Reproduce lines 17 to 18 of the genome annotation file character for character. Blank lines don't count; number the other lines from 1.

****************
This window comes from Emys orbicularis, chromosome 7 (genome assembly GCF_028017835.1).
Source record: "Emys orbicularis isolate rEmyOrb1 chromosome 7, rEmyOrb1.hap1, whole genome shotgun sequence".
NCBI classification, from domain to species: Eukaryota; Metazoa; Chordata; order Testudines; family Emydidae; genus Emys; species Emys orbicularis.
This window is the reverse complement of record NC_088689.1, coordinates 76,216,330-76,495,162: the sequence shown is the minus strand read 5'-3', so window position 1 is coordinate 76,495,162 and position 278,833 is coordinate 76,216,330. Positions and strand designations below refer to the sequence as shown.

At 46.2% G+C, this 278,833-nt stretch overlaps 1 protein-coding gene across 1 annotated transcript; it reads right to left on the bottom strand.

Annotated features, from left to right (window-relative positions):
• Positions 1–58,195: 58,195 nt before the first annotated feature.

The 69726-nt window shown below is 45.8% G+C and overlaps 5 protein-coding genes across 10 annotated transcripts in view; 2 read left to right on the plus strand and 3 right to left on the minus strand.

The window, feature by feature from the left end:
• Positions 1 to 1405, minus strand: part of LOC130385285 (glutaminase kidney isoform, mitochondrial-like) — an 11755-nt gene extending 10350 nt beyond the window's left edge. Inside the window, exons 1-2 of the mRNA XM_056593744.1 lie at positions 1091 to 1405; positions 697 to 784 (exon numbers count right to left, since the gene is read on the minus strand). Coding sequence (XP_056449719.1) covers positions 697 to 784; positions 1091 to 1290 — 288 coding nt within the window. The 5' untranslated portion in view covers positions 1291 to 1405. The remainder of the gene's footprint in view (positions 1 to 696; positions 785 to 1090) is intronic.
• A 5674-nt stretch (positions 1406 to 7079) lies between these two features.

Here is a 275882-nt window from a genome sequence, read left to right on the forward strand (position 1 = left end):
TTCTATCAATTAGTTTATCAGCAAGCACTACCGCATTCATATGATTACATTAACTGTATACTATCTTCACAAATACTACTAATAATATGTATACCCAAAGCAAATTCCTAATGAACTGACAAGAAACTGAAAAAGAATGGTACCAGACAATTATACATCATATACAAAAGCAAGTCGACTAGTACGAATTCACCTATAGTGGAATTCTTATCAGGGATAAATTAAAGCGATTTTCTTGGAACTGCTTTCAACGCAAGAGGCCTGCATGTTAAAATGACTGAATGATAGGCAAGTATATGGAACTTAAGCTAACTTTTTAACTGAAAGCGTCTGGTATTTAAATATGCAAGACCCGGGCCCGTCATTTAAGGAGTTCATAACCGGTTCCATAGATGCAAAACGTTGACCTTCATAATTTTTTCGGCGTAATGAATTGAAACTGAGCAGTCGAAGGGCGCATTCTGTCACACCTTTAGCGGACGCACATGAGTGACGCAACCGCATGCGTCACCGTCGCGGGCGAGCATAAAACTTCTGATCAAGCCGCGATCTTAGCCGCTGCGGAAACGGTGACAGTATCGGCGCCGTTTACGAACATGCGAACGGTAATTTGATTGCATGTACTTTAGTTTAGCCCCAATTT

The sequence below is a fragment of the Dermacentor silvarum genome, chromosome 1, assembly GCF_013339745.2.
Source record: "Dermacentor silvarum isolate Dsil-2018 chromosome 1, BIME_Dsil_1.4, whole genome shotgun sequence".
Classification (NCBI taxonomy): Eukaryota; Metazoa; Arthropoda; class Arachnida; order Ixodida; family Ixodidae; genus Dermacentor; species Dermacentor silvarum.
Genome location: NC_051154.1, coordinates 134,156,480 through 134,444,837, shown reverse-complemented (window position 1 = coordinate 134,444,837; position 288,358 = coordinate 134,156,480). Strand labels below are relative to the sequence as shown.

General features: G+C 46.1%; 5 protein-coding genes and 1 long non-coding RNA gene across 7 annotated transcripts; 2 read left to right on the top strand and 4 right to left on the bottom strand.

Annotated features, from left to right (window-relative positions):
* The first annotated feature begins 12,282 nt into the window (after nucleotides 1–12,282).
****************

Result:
Genome location: NC_051154.1, coordinates 134,156,480 through 134,444,837, shown reverse-complemented (window position 1 = coordinate 134,444,837; position 288,358 = coordinate 134,156,480). Strand labels below are relative to the sequence as shown.

General features: G+C 46.1%; 5 protein-coding genes and 1 long non-coding RNA gene across 7 annotated transcripts; 2 read left to right on the top strand and 4 right to left on the bottom strand.